2.50
Hdl Handle:
http://hdl.handle.net/10755/150381
Type:
Presentation
Title:
Values – A shield for death and dying
Abstract:
Values – A shield for death and dying
Conference Sponsor:Sigma Theta Tau International
Conference Year:2001
Conference Date:November 10 - 14, 2001
Author:Hysell-Lynd, Mary
P.I. Institution Name:Ohio University
Nurses spend more time with dying clients than any other health care professional. Most deaths continue to occur in institutional settings, so all nurses have and/or will encounter death and dying during their nursing careers. Quality nursing care for clients who are living with dying begins with the assessment of the nurse’s own value system regarding death and dying. ‘A Shield of Death & Dying’ is an artistic exercise used by the author in a basic nursing education program. Nursing students are given 10 minutes to complete the exercise in which they must DRAW pictures to depict their answers to 5 questions that focus on a dying client’s autonomy, previous loss experience, transcendence while dying, major fears regarding dying, and goals/hopes of the dying client. Once the students complete the exercise, the papers are redistributed among students to provide anonymity of the authors. Students then share the responses to the exercise and identify common issues. Finally, students critically analyze how nurses can assist clients with these issues to maximize wellness while the client is living with dying. Students have written common evaluative remarks about this exercise. Some of these remarks include: “I never thought about how important some of those things are to all of us”; “the exercise gave me new insight about the roles of the nurse with the dying patient”; drawing my answers was hard but I seemed to really ‘feel’ my responses as well as ‘think’ about them”; and “it seems to put me in the role of the dying person—living the experience—gave me cold chills and something to think about”. The students’ comments reflect on the effectiveness of the exercise.
Repository Posting Date:
26-Oct-2011
Date of Publication:
10-Nov-2001
Sponsors:
Sigma Theta Tau International

Full metadata record

DC FieldValue Language
dc.typePresentationen_GB
dc.titleValues – A shield for death and dyingen_GB
dc.identifier.urihttp://hdl.handle.net/10755/150381-
dc.description.abstract<table><tr><td colspan="2" class="item-title">Values &ndash; A shield for death and dying</td></tr><tr class="item-sponsor"><td class="label">Conference Sponsor:</td><td class="value">Sigma Theta Tau International</td></tr><tr class="item-year"><td class="label">Conference Year:</td><td class="value">2001</td></tr><tr class="item-conference-date"><td class="label">Conference Date:</td><td class="value">November 10 - 14, 2001</td></tr><tr class="item-author"><td class="label">Author:</td><td class="value">Hysell-Lynd, Mary</td></tr><tr class="item-institute"><td class="label">P.I. Institution Name:</td><td class="value">Ohio University</td></tr><tr class="item-email"><td class="label">Email:</td><td class="value">lynd@ohiou.edu</td></tr><tr><td colspan="2" class="item-abstract">Nurses spend more time with dying clients than any other health care professional. Most deaths continue to occur in institutional settings, so all nurses have and/or will encounter death and dying during their nursing careers. Quality nursing care for clients who are living with dying begins with the assessment of the nurse&rsquo;s own value system regarding death and dying. &lsquo;A Shield of Death &amp; Dying&rsquo; is an artistic exercise used by the author in a basic nursing education program. Nursing students are given 10 minutes to complete the exercise in which they must DRAW pictures to depict their answers to 5 questions that focus on a dying client&rsquo;s autonomy, previous loss experience, transcendence while dying, major fears regarding dying, and goals/hopes of the dying client. Once the students complete the exercise, the papers are redistributed among students to provide anonymity of the authors. Students then share the responses to the exercise and identify common issues. Finally, students critically analyze how nurses can assist clients with these issues to maximize wellness while the client is living with dying. Students have written common evaluative remarks about this exercise. Some of these remarks include: &ldquo;I never thought about how important some of those things are to all of us&rdquo;; &ldquo;the exercise gave me new insight about the roles of the nurse with the dying patient&rdquo;; drawing my answers was hard but I seemed to really &lsquo;feel&rsquo; my responses as well as &lsquo;think&rsquo; about them&rdquo;; and &ldquo;it seems to put me in the role of the dying person&mdash;living the experience&mdash;gave me cold chills and something to think about&rdquo;. The students&rsquo; comments reflect on the effectiveness of the exercise.</td></tr></table>en_GB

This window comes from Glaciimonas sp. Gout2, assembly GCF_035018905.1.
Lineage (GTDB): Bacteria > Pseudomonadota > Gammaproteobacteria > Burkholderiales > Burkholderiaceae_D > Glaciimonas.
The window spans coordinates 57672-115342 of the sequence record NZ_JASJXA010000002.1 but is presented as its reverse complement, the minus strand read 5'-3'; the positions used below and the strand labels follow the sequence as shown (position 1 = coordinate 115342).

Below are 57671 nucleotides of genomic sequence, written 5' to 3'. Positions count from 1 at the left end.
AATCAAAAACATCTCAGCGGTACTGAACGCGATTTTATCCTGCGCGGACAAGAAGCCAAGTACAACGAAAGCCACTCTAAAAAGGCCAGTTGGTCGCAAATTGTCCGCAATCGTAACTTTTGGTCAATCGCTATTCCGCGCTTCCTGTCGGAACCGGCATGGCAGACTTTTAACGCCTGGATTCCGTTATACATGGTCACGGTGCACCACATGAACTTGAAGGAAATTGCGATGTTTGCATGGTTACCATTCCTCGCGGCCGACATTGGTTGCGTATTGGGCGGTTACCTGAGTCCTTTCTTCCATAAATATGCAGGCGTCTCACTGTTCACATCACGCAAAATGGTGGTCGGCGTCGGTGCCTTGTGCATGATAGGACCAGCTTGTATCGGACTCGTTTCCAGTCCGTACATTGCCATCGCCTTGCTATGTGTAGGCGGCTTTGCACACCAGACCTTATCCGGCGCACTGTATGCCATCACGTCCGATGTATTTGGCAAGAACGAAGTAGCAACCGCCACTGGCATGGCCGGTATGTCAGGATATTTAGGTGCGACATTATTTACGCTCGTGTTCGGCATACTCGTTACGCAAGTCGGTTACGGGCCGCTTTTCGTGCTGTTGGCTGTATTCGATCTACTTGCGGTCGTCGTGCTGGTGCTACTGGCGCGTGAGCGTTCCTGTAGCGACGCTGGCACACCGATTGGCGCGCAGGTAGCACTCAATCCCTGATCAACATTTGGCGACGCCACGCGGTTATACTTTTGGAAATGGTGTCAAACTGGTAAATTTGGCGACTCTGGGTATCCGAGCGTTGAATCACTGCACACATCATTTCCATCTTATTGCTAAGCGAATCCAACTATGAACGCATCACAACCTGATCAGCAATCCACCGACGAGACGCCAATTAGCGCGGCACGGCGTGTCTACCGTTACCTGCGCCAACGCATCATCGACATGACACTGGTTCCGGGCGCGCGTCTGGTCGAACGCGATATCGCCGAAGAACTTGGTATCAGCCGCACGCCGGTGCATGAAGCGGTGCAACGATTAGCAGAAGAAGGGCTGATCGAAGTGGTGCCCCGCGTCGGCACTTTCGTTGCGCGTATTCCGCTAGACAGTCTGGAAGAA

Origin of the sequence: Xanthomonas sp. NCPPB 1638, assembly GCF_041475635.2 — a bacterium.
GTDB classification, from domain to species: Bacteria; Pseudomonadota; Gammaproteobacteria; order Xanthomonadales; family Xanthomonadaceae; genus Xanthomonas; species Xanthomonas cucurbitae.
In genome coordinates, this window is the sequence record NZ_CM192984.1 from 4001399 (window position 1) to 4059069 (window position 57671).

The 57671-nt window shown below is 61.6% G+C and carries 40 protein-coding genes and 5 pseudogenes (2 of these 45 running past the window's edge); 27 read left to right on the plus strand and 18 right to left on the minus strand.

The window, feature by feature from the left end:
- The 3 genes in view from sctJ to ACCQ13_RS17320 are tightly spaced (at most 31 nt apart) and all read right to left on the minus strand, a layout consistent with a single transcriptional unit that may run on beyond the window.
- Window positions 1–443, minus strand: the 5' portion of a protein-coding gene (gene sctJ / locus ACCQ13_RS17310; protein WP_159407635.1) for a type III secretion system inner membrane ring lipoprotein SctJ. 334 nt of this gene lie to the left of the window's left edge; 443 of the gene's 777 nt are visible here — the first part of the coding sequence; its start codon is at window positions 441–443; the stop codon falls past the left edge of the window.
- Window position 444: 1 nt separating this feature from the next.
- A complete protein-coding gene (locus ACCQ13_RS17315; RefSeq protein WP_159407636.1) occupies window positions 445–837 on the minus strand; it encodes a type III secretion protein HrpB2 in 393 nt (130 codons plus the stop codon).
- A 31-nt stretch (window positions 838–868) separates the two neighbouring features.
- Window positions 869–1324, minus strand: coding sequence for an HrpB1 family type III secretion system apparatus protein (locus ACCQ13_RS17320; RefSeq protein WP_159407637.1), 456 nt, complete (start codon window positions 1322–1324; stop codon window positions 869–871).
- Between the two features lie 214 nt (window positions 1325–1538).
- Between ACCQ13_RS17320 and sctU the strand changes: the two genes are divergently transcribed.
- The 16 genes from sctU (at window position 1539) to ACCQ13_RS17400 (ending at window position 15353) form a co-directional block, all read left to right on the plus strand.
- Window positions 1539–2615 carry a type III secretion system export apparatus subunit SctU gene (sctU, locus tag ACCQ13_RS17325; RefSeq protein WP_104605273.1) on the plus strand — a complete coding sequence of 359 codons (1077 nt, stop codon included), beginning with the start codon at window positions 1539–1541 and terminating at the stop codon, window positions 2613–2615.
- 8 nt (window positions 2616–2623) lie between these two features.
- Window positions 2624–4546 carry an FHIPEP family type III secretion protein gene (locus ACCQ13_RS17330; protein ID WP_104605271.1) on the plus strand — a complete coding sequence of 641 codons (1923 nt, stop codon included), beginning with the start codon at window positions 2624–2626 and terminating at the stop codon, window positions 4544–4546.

dc.date.available2011-10-26T10:23:07Z-
dc.date.issued2001-11-10en_GB
dc.date.accessioned2011-10-26T10:23:07Z-
dc.description.sponsorshipSigma Theta Tau Internationalen_GB
All Items in this repository are protected by copyright, with all rights reserved, unless otherwise indicated.